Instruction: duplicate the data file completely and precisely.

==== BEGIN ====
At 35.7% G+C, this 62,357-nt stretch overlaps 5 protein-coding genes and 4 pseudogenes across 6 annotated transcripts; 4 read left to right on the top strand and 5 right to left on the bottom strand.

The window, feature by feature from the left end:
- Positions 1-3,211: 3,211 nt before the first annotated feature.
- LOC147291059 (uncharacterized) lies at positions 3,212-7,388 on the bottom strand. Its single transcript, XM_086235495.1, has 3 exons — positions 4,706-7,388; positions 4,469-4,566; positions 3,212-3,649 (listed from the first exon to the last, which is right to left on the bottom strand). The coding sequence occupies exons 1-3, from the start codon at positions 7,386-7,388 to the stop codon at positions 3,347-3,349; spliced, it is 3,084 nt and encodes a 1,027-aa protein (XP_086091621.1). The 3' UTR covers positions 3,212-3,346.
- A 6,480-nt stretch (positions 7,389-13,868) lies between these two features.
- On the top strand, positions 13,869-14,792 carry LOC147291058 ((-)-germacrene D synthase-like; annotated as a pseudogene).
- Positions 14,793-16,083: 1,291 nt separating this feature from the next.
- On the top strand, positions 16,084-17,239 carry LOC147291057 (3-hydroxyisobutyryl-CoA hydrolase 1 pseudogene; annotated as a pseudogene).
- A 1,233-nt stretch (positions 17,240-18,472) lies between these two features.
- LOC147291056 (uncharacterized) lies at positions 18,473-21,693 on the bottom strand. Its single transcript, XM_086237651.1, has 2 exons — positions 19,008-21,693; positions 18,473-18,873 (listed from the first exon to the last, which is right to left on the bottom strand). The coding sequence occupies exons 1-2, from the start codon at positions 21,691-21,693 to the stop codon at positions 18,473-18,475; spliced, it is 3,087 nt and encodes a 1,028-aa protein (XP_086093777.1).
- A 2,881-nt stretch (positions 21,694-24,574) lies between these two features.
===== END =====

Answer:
At 35.7% G+C, this 62,357-nt stretch overlaps 5 protein-coding genes and 4 pseudogenes across 6 annotated transcripts; 4 read left to right on the top strand and 5 right to left on the bottom strand.

The window, feature by feature from the left end:
- Positions 1-3,211: 3,211 nt before the first annotated feature.
- LOC147291059 (uncharacterized) lies at positions 3,212-7,388 on the bottom strand. Its single transcript, XM_086235495.1, has 3 exons — positions 4,706-7,388; positions 4,469-4,566; positions 3,212-3,649 (listed from the first exon to the last, which is right to left on the bottom strand). The coding sequence occupies exons 1-3, from the start codon at positions 7,386-7,388 to the stop codon at positions 3,347-3,349; spliced, it is 3,084 nt and encodes a 1,027-aa protein (XP_086091621.1). The 3' UTR covers positions 3,212-3,346.
- A 6,480-nt stretch (positions 7,389-13,868) lies between these two features.
- On the top strand, positions 13,869-14,792 carry LOC147291058 ((-)-germacrene D synthase-like; annotated as a pseudogene).
- Positions 14,793-16,083: 1,291 nt separating this feature from the next.
- On the top strand, positions 16,084-17,239 carry LOC147291057 (3-hydroxyisobutyryl-CoA hydrolase 1 pseudogene; annotated as a pseudogene).
- A 1,233-nt stretch (positions 17,240-18,472) lies between these two features.
- LOC147291056 (uncharacterized) lies at positions 18,473-21,693 on the bottom strand. Its single transcript, XM_086237651.1, has 2 exons — positions 19,008-21,693; positions 18,473-18,873 (listed from the first exon to the last, which is right to left on the bottom strand). The coding sequence occupies exons 1-2, from the start codon at positions 21,691-21,693 to the stop codon at positions 18,473-18,475; spliced, it is 3,087 nt and encodes a 1,028-aa protein (XP_086093777.1).
- A 2,881-nt stretch (positions 21,694-24,574) lies between these two features.